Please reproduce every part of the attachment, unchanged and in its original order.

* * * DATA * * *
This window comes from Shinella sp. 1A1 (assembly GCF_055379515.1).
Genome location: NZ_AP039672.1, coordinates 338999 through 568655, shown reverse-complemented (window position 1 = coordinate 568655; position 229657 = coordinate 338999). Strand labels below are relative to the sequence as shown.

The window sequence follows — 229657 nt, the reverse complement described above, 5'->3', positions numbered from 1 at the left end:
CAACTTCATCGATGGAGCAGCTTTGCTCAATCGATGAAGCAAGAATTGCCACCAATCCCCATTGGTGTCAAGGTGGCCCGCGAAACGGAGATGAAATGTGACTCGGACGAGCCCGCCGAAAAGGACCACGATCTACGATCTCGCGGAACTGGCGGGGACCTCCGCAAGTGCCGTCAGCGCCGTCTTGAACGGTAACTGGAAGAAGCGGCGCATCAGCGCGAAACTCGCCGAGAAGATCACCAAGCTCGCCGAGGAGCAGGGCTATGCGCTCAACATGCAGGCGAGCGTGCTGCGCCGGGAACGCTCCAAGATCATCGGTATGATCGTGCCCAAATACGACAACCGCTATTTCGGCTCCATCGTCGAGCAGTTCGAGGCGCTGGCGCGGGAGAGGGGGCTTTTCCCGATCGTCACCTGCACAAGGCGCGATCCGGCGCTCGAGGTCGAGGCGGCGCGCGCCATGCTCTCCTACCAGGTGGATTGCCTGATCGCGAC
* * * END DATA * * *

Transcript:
This window comes from Shinella sp. 1A1 (assembly GCF_055379515.1).
Genome location: NZ_AP039672.1, coordinates 338999 through 568655, shown reverse-complemented (window position 1 = coordinate 568655; position 229657 = coordinate 338999). Strand labels below are relative to the sequence as shown.

The window sequence follows — 229657 nt, the reverse complement described above, 5'->3', positions numbered from 1 at the left end:
CAACTTCATCGATGGAGCAGCTTTGCTCAATCGATGAAGCAAGAATTGCCACCAATCCCCATTGGTGTCAAGGTGGCCCGCGAAACGGAGATGAAATGTGACTCGGACGAGCCCGCCGAAAAGGACCACGATCTACGATCTCGCGGAACTGGCGGGGACCTCCGCAAGTGCCGTCAGCGCCGTCTTGAACGGTAACTGGAAGAAGCGGCGCATCAGCGCGAAACTCGCCGAGAAGATCACCAAGCTCGCCGAGGAGCAGGGCTATGCGCTCAACATGCAGGCGAGCGTGCTGCGCCGGGAACGCTCCAAGATCATCGGTATGATCGTGCCCAAATACGACAACCGCTATTTCGGCTCCATCGTCGAGCAGTTCGAGGCGCTGGCGCGGGAGAGGGGGCTTTTCCCGATCGTCACCTGCACAAGGCGCGATCCGGCGCTCGAGGTCGAGGCGGCGCGCGCCATGCTCTCCTACCAGGTGGATTGCCTGATCGCGAC